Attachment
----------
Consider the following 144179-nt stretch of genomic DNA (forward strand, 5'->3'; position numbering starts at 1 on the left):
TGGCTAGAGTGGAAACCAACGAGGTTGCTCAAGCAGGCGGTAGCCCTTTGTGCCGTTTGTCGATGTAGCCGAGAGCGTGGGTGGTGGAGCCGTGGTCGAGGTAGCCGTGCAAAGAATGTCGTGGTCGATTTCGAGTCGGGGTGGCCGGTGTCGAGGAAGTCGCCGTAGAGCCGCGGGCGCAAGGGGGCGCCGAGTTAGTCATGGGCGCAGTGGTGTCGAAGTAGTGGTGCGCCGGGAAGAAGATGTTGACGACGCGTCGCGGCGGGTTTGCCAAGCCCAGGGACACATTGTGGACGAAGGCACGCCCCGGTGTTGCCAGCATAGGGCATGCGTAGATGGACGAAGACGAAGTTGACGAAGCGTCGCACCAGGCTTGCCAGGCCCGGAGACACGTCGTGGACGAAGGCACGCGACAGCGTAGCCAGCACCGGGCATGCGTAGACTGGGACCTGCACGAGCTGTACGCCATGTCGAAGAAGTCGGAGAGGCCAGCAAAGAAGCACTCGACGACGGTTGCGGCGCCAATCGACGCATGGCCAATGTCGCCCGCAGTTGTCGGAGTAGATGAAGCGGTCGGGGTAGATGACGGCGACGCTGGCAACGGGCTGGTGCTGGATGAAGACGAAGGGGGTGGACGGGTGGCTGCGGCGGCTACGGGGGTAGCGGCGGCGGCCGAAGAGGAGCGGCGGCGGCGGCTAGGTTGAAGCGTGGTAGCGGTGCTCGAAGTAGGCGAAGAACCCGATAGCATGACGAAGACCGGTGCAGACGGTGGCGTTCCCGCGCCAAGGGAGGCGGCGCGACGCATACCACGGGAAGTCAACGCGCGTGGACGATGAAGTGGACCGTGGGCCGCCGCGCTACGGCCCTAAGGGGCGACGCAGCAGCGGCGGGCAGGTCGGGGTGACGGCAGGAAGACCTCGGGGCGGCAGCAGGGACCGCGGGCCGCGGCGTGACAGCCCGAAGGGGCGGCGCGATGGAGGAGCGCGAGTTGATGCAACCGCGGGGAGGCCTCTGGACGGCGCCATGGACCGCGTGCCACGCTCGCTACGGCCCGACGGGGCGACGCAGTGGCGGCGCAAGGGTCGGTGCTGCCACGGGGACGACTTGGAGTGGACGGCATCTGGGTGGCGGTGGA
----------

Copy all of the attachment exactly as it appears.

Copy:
Consider the following 144179-nt stretch of genomic DNA (forward strand, 5'->3'; position numbering starts at 1 on the left):
TGGCTAGAGTGGAAACCAACGAGGTTGCTCAAGCAGGCGGTAGCCCTTTGTGCCGTTTGTCGATGTAGCCGAGAGCGTGGGTGGTGGAGCCGTGGTCGAGGTAGCCGTGCAAAGAATGTCGTGGTCGATTTCGAGTCGGGGTGGCCGGTGTCGAGGAAGTCGCCGTAGAGCCGCGGGCGCAAGGGGGCGCCGAGTTAGTCATGGGCGCAGTGGTGTCGAAGTAGTGGTGCGCCGGGAAGAAGATGTTGACGACGCGTCGCGGCGGGTTTGCCAAGCCCAGGGACACATTGTGGACGAAGGCACGCCCCGGTGTTGCCAGCATAGGGCATGCGTAGATGGACGAAGACGAAGTTGACGAAGCGTCGCACCAGGCTTGCCAGGCCCGGAGACACGTCGTGGACGAAGGCACGCGACAGCGTAGCCAGCACCGGGCATGCGTAGACTGGGACCTGCACGAGCTGTACGCCATGTCGAAGAAGTCGGAGAGGCCAGCAAAGAAGCACTCGACGACGGTTGCGGCGCCAATCGACGCATGGCCAATGTCGCCCGCAGTTGTCGGAGTAGATGAAGCGGTCGGGGTAGATGACGGCGACGCTGGCAACGGGCTGGTGCTGGATGAAGACGAAGGGGGTGGACGGGTGGCTGCGGCGGCTACGGGGGTAGCGGCGGCGGCCGAAGAGGAGCGGCGGCGGCGGCTAGGTTGAAGCGTGGTAGCGGTGCTCGAAGTAGGCGAAGAACCCGATAGCATGACGAAGACCGGTGCAGACGGTGGCGTTCCCGCGCCAAGGGAGGCGGCGCGACGCATACCACGGGAAGTCAACGCGCGTGGACGATGAAGTGGACCGTGGGCCGCCGCGCTACGGCCCTAAGGGGCGACGCAGCAGCGGCGGGCAGGTCGGGGTGACGGCAGGAAGACCTCGGGGCGGCAGCAGGGACCGCGGGCCGCGGCGTGACAGCCCGAAGGGGCGGCGCGATGGAGGAGCGCGAGTTGATGCAACCGCGGGGAGGCCTCTGGACGGCGCCATGGACCGCGTGCCACGCTCGCTACGGCCCGACGGGGCGACGCAGTGGCGGCGCAAGGGTCGGTGCTGCCACGGGGACGACTTGGAGTGGACGGCATCTGGGTGGCGGTGGA